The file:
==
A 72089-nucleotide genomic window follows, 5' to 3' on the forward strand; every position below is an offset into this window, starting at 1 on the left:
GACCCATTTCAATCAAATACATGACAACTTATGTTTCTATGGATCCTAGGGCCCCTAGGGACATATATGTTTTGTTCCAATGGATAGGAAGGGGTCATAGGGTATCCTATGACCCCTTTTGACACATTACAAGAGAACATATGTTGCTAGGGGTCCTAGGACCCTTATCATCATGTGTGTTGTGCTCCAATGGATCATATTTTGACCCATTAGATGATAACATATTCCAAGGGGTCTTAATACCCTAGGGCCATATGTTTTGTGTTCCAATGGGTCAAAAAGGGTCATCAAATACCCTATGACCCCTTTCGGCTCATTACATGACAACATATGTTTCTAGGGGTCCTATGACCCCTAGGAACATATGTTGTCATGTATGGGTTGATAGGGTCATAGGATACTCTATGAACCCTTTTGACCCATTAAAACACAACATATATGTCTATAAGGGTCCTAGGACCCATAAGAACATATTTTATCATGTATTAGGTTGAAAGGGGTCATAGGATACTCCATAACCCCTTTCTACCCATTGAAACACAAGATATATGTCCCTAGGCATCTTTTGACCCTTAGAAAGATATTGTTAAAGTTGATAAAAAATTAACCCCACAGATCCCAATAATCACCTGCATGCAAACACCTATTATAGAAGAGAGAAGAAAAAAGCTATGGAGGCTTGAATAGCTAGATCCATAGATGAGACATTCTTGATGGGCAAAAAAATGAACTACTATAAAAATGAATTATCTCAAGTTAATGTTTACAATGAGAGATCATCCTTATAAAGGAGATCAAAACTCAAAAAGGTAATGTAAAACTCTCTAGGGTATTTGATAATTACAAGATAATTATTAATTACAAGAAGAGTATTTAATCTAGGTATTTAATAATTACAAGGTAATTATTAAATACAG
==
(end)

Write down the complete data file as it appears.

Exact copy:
A 72089-nucleotide genomic window follows, 5' to 3' on the forward strand; every position below is an offset into this window, starting at 1 on the left:
GACCCATTTCAATCAAATACATGACAACTTATGTTTCTATGGATCCTAGGGCCCCTAGGGACATATATGTTTTGTTCCAATGGATAGGAAGGGGTCATAGGGTATCCTATGACCCCTTTTGACACATTACAAGAGAACATATGTTGCTAGGGGTCCTAGGACCCTTATCATCATGTGTGTTGTGCTCCAATGGATCATATTTTGACCCATTAGATGATAACATATTCCAAGGGGTCTTAATACCCTAGGGCCATATGTTTTGTGTTCCAATGGGTCAAAAAGGGTCATCAAATACCCTATGACCCCTTTCGGCTCATTACATGACAACATATGTTTCTAGGGGTCCTATGACCCCTAGGAACATATGTTGTCATGTATGGGTTGATAGGGTCATAGGATACTCTATGAACCCTTTTGACCCATTAAAACACAACATATATGTCTATAAGGGTCCTAGGACCCATAAGAACATATTTTATCATGTATTAGGTTGAAAGGGGTCATAGGATACTCCATAACCCCTTTCTACCCATTGAAACACAAGATATATGTCCCTAGGCATCTTTTGACCCTTAGAAAGATATTGTTAAAGTTGATAAAAAATTAACCCCACAGATCCCAATAATCACCTGCATGCAAACACCTATTATAGAAGAGAGAAGAAAAAAGCTATGGAGGCTTGAATAGCTAGATCCATAGATGAGACATTCTTGATGGGCAAAAAAATGAACTACTATAAAAATGAATTATCTCAAGTTAATGTTTACAATGAGAGATCATCCTTATAAAGGAGATCAAAACTCAAAAAGGTAATGTAAAACTCTCTAGGGTATTTGATAATTACAAGATAATTATTAATTACAAGAAGAGTATTTAATCTAGGTATTTAATAATTACAAGGTAATTATTAAATACAG